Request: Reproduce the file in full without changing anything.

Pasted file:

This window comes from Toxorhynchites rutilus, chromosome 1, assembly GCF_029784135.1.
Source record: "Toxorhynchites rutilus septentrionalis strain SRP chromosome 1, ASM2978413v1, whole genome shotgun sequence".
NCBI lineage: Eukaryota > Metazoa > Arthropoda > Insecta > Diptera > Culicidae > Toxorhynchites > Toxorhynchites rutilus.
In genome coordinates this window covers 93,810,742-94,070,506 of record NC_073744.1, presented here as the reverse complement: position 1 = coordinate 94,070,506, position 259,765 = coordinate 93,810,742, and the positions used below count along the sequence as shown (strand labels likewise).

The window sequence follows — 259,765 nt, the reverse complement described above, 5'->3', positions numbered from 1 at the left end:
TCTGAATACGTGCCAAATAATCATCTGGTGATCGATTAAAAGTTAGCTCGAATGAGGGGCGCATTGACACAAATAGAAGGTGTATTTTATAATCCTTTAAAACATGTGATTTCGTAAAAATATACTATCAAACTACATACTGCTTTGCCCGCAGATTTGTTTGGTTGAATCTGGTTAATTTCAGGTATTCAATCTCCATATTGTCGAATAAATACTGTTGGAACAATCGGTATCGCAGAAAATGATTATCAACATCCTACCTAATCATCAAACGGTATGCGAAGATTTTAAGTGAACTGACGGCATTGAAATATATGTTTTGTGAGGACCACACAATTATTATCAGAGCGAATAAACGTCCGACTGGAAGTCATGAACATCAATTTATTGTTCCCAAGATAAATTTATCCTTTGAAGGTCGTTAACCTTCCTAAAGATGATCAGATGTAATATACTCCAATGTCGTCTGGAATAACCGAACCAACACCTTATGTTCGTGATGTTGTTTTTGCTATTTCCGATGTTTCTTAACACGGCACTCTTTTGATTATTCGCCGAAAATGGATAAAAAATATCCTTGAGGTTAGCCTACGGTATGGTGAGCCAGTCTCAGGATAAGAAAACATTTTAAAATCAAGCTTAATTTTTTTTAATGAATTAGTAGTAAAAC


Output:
This window comes from Toxorhynchites rutilus, chromosome 1, assembly GCF_029784135.1.
Source record: "Toxorhynchites rutilus septentrionalis strain SRP chromosome 1, ASM2978413v1, whole genome shotgun sequence".
NCBI lineage: Eukaryota > Metazoa > Arthropoda > Insecta > Diptera > Culicidae > Toxorhynchites > Toxorhynchites rutilus.
In genome coordinates this window covers 93,810,742-94,070,506 of record NC_073744.1, presented here as the reverse complement: position 1 = coordinate 94,070,506, position 259,765 = coordinate 93,810,742, and the positions used below count along the sequence as shown (strand labels likewise).

The window sequence follows — 259,765 nt, the reverse complement described above, 5'->3', positions numbered from 1 at the left end:
TCTGAATACGTGCCAAATAATCATCTGGTGATCGATTAAAAGTTAGCTCGAATGAGGGGCGCATTGACACAAATAGAAGGTGTATTTTATAATCCTTTAAAACATGTGATTTCGTAAAAATATACTATCAAACTACATACTGCTTTGCCCGCAGATTTGTTTGGTTGAATCTGGTTAATTTCAGGTATTCAATCTCCATATTGTCGAATAAATACTGTTGGAACAATCGGTATCGCAGAAAATGATTATCAACATCCTACCTAATCATCAAACGGTATGCGAAGATTTTAAGTGAACTGACGGCATTGAAATATATGTTTTGTGAGGACCACACAATTATTATCAGAGCGAATAAACGTCCGACTGGAAGTCATGAACATCAATTTATTGTTCCCAAGATAAATTTATCCTTTGAAGGTCGTTAACCTTCCTAAAGATGATCAGATGTAATATACTCCAATGTCGTCTGGAATAACCGAACCAACACCTTATGTTCGTGATGTTGTTTTTGCTATTTCCGATGTTTCTTAACACGGCACTCTTTTGATTATTCGCCGAAAATGGATAAAAAATATCCTTGAGGTTAGCCTACGGTATGGTGAGCCAGTCTCAGGATAAGAAAACATTTTAAAATCAAGCTTAATTTTTTTTAATGAATTAGTAGTAAAAC